"This means that a 16, 18 or 26-year-old women can get the vaccine," says Curtis Allen, a spokesperson for the CDC.
Merck reports that in its latest survey of insurers, 90 percent of insurance companies said they plan to cover the vaccine.
However, a coverage lag now seems to be affecting young women who are not covered by the government's Vaccines for Children program.
Private insurers may eventually reimburse members who pay for the vaccine out of pocket, but so far the CDC's Rodewald says he doesn't know of any insurance company that has activated coverage.
"The good news is that insurance companies usually end up covering the vaccines that we recommend," says Rodewald. "It often just takes a while--sometimes over a year--for insurance companies to implement coverage."
Rodewald advises young women to lobby their insurance providers. "That's one of the ways to expedite the process."
Amy Allina, a spokesperson for the Washington-based National Women's Health Network, an independent health organization, says she doesn't know of any organized effort to lobby the insurance industry for coverage yet.
"But I think that is because people are optimistic that it will be covered," Allina said. "If that turns out not to be the case, I'm sure we'll see efforts to organize patients who have been denied coverage."
HPV is short for human papillomavirus, a group of over 100 viral strains. Two strains cause 90 percent of genital warts, and two other strains cause 70 percent of cervical cancer cases.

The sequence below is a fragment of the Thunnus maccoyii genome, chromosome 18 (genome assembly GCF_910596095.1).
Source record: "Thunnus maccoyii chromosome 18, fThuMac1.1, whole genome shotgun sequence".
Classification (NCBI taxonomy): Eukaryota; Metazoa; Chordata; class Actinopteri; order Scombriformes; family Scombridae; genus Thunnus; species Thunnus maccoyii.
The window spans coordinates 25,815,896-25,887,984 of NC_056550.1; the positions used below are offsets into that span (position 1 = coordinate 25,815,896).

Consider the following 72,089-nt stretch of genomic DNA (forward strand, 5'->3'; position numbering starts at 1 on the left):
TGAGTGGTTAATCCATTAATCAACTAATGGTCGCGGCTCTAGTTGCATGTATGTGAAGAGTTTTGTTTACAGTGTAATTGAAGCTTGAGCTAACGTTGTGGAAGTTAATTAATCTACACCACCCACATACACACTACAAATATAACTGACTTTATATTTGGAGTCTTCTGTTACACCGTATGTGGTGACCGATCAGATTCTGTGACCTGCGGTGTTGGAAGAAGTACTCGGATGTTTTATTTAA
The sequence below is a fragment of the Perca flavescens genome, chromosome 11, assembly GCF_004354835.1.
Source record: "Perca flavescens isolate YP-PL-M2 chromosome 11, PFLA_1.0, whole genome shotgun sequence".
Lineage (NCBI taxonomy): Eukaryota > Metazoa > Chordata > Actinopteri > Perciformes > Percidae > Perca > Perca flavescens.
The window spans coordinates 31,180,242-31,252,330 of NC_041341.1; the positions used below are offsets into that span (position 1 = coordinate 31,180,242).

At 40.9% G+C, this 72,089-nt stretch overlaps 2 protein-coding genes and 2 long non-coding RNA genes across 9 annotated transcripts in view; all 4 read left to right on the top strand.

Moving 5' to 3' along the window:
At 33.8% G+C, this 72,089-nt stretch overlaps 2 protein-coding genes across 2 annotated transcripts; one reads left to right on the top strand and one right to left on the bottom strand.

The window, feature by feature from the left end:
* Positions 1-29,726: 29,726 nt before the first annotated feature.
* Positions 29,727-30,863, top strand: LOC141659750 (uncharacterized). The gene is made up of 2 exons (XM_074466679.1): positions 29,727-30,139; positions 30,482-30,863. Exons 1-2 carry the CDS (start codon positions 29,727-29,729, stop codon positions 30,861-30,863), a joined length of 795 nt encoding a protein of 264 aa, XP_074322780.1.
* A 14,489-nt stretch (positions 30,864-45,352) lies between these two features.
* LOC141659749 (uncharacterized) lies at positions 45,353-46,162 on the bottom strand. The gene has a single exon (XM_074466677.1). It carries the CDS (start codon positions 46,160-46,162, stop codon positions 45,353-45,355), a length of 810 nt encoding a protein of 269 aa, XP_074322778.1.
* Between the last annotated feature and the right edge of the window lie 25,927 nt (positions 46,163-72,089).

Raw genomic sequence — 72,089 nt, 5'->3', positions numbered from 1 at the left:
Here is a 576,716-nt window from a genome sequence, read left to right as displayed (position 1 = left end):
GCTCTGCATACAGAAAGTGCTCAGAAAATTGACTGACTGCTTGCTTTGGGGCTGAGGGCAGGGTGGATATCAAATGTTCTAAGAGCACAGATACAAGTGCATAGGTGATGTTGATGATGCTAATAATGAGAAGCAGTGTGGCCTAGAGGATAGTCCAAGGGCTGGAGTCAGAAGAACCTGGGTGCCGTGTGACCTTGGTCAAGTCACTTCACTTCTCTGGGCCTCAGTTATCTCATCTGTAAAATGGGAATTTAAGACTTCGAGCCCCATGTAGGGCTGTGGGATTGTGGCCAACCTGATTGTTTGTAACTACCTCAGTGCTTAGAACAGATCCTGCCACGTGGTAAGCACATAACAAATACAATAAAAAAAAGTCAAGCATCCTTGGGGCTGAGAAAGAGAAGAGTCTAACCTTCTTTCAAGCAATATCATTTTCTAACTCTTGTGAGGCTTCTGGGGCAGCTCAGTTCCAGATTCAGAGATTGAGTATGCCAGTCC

If a cancer-causing strain is left untreated, it can lead to cervical cancer, the second most common cause of cancer death in women worldwide.
Gardasil vaccinates against four of the cancer-causing strains, which cause 70 percent of cervical cancer, according to Merck.
Pap Smears Still Needed
Because the vaccine does not prevent every form of the disease, health officials stress the importance of yearly pap smears, even for girls and women who have been vaccinated.
At least 1 in 3 sexually active young women has had a genital HPV infection and Merck estimates that 80 percent of U.S. women will have had an HPV infection by age 50.
Martin, the New York psychology graduate student, personally encountered clinical confusion about the vaccine.
She says her school health clinic didn't have the vaccine, but that she was advised in any case that she did not qualify to receive it for three reasons.
"They told me I wasn't eligible for it because I was 26 years old, sexually active and had tested positive for a strain of the virus," she says.
Only after Martin had an abnormal pap smear and her school clinic referred her to a specialist did she begin getting the vaccine.
To fill in the gaps with both students and providers, Merck's Dougherty says the company is looking for ways to partner with campus social organizations--primarily sororities--to get information out to students and providers.
Hannah Seligson is a freelance writer based in New York. Her book, "New Girl on the Job," will be published by Citadel Press in 2007.
For more information:
Merck's Cervical Cancer Center:
Centers for Disease Control, HPV Information:
National Women's Health Network: